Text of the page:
How Long Is the Statute of Limitations for a Truck Accident?
Individuals who are injured in truck accidents need to be aware of the time limit for bringing a lawsuit against the driver who injured them. Since calculating the deadline for bringing a truck accident lawsuit depends on several factors, injury victims should obtain advice from a truck accident lawyer as soon as they can.
While deadlines are important, it is just as important to understand that preparation for a successful compensation claim should begin promptly. The first step for every injury victim is to obtain immediate medical treatment. Injuries heal more slowly when treatment is delayed or abandoned. Delaying treatment or failing to follow through on treatment recommendations encourages insurance adjusters to argue that the injury victim did not need treatment because they didn’t get hurt in the accident. No matter how busy the injury victim’s life may be, the opportunity to obtain full compensation may be lost if the victim does not complete every course of treatment that physicians advise.
Statute of Limitations for Truck Accidents
A statute of limitations is a law that sets a deadline for bringing a lawsuit. Different states set different “limitations periods” in which accident injury lawsuits must be filed. In Georgia, for example, the limitations period to bring a truck accident lawsuit is two years from the date of the accident. There are, however, several exceptions to that two-year deadline.
Injury victims lose their right to obtain compensation for truck accident injuries if they do not settle their claim or file a lawsuit before the limitations period expires. Keep in mind, however, that truck accident attorneys need time to investigate the accident and review medical records. That process should begin as soon as possible after the accident date. Waiting until the limitations period is about to end before taking action will only harm the opportunity to obtain full compensation.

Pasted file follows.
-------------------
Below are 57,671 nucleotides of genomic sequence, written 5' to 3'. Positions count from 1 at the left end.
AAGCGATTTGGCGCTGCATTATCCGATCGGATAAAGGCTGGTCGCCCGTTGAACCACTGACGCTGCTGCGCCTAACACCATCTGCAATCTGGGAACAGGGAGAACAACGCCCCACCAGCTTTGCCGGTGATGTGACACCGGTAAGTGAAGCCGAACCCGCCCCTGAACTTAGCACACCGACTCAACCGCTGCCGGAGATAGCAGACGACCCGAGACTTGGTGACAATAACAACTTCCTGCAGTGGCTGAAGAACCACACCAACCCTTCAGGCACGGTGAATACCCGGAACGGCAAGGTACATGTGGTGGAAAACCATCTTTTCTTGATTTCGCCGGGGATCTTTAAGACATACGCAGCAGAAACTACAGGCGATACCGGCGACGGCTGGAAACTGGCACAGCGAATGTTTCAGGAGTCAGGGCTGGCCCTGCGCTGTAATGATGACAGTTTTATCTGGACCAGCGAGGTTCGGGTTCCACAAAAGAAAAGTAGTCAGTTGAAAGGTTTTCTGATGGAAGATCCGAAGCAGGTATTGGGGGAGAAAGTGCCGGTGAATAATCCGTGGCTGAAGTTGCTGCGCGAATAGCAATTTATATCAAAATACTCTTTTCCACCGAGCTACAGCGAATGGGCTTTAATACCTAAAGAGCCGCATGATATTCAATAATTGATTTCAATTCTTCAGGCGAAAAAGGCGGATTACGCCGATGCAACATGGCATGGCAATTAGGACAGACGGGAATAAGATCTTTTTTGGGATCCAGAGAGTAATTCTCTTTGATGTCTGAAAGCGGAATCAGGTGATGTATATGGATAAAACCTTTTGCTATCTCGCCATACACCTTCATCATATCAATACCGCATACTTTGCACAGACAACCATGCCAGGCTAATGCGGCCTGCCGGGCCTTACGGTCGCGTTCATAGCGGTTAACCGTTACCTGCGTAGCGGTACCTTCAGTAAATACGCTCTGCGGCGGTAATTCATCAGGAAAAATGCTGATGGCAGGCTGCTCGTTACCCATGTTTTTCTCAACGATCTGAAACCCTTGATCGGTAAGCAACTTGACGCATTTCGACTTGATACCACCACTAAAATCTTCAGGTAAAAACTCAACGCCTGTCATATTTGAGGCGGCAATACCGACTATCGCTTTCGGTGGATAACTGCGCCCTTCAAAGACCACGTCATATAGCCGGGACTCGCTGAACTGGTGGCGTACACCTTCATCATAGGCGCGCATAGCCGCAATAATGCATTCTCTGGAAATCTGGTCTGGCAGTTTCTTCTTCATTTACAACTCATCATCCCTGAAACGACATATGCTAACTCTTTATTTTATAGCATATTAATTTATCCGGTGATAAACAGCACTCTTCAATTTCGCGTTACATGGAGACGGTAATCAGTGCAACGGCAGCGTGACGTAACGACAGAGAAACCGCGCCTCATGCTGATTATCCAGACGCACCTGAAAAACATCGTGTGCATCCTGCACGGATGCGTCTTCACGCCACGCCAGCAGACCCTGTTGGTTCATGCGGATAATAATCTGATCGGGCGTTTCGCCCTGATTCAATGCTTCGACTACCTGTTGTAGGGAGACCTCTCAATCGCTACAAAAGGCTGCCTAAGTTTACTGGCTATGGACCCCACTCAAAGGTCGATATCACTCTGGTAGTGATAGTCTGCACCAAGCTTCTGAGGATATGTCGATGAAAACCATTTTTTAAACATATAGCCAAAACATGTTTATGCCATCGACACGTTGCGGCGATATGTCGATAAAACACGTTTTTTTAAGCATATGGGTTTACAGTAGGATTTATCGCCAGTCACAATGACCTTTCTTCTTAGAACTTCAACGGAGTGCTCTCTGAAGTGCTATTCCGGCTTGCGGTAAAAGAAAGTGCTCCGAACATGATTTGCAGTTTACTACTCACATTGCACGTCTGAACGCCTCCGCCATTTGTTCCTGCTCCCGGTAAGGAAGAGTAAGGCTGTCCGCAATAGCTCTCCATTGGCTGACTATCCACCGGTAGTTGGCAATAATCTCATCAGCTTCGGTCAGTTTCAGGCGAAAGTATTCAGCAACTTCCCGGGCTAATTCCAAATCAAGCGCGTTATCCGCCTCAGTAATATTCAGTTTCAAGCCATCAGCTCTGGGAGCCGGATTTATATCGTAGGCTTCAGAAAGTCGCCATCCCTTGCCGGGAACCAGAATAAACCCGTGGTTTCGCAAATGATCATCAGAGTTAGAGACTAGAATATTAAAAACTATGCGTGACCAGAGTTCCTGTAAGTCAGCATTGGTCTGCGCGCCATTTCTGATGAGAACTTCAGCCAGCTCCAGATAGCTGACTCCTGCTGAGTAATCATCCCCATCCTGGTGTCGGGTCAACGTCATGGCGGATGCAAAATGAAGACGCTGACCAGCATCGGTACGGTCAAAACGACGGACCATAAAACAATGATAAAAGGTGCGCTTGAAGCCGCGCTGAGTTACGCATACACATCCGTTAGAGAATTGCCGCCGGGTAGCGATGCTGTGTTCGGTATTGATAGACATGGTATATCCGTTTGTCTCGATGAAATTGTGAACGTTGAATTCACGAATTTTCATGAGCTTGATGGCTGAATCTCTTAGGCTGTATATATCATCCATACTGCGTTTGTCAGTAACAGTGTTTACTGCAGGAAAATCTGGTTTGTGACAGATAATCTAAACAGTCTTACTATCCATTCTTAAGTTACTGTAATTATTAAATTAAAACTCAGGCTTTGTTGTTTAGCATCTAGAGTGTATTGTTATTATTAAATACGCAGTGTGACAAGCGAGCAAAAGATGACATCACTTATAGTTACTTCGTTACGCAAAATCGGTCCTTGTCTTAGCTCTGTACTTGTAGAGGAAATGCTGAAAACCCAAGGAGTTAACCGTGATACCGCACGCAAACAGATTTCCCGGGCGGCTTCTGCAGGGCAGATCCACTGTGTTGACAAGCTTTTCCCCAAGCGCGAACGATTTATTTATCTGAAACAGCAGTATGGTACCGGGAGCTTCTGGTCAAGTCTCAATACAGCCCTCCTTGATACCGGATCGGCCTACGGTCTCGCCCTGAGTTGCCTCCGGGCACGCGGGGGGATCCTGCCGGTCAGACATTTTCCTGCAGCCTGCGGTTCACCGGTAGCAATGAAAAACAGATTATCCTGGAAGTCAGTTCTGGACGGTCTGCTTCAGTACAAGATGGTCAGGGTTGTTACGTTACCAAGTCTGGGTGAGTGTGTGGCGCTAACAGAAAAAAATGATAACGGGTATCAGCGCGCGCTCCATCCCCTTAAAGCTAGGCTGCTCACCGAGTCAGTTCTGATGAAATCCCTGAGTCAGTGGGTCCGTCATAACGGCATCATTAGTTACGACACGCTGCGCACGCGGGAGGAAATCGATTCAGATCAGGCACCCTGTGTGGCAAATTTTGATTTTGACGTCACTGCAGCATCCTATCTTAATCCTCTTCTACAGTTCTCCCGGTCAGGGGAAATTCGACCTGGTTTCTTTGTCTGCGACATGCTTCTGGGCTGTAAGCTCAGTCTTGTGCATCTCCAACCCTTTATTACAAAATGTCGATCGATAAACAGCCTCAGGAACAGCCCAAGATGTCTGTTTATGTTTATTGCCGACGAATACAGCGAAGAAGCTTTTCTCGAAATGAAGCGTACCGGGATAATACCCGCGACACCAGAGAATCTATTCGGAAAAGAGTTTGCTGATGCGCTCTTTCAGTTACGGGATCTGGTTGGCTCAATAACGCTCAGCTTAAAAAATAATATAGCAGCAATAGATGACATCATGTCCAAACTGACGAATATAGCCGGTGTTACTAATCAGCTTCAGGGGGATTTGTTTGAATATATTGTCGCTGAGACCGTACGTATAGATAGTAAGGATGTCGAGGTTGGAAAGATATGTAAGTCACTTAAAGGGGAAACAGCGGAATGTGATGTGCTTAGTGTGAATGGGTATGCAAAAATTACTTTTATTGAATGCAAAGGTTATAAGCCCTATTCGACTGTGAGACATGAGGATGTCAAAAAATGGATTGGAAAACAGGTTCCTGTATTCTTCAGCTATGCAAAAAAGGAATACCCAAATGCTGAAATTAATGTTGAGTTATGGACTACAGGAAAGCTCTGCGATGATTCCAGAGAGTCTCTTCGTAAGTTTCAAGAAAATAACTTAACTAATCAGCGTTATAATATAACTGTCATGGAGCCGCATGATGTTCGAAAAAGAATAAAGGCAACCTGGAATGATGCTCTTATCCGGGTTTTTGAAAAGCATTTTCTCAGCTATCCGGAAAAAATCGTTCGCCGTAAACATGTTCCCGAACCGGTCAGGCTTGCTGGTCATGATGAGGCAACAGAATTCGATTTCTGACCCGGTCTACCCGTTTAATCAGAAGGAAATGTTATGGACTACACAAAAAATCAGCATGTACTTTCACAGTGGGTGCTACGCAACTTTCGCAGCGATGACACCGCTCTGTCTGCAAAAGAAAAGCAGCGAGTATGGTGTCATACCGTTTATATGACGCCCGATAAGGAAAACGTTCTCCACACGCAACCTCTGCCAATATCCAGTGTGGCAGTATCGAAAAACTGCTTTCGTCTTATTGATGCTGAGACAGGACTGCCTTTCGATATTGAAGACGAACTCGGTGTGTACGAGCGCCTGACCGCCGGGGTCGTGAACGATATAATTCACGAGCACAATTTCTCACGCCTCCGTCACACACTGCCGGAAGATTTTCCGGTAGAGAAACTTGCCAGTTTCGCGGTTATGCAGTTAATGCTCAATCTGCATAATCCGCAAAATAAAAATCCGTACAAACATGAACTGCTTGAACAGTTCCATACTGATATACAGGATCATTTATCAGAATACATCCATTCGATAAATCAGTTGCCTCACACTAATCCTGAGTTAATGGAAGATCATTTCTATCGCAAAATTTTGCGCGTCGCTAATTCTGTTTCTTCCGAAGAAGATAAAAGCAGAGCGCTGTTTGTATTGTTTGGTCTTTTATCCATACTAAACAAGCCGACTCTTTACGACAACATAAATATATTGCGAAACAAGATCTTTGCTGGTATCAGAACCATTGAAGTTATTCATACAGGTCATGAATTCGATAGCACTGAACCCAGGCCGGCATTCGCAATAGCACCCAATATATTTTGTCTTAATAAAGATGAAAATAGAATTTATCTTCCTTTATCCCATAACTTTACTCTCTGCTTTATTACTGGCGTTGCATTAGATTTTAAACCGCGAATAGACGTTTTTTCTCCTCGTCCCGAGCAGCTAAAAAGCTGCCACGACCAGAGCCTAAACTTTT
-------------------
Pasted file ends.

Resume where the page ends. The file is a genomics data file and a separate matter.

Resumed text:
Statute of Limitations for Minors Involved in Truck Accidents
One exception to the two-year limitations period applies to victims who are minors when the accident occurs. Children who are passengers in cars, minors who are walking or riding a bicycle when they are hit by a truck, and drivers who are under the age of 18 all have more time to file a truck accident lawsuit. Georgia law provides that the limitations period does not start until an accident victim reaches the age of 18. Therefore, a minor has until the day he or she turns 20 to bring a lawsuit for truck accident injuries.
Statute of Limitations for Pedestrian Accident Victims Involved in Collisions with Government Employees
When the truck driver was driving on behalf of the government, the limitations period may be shorter. Lawsuits that are based on negligent driving by county employees must usually be filed within one year. While the two-year limitations period applies to claims against other government employees, the law requires a notice of claim to be filed against the state within one year and against a municipality within six months after the accident. Failure to file a notice of claim on time may result in the dismissal of the victim’s lawsuit.
Extending the Statute of Limitations for Pedestrian Accidents
Most truck accidents result from a failure to obey the law. Speeding and running a red light are examples of traffic law violations that cause accidents. When a driver is charged with a traffic crime that caused the accident, the limitations period does not begin to run until the charge is resolved or six years after the accident, whichever is earlier. If a crime was committed but no charge was filed, the limitations period starts to run six years after the accident date. Truck accident victims should protect their rights by consulting with a truck accident lawyer soon after the accident to determine their deadline for filing a lawsuit.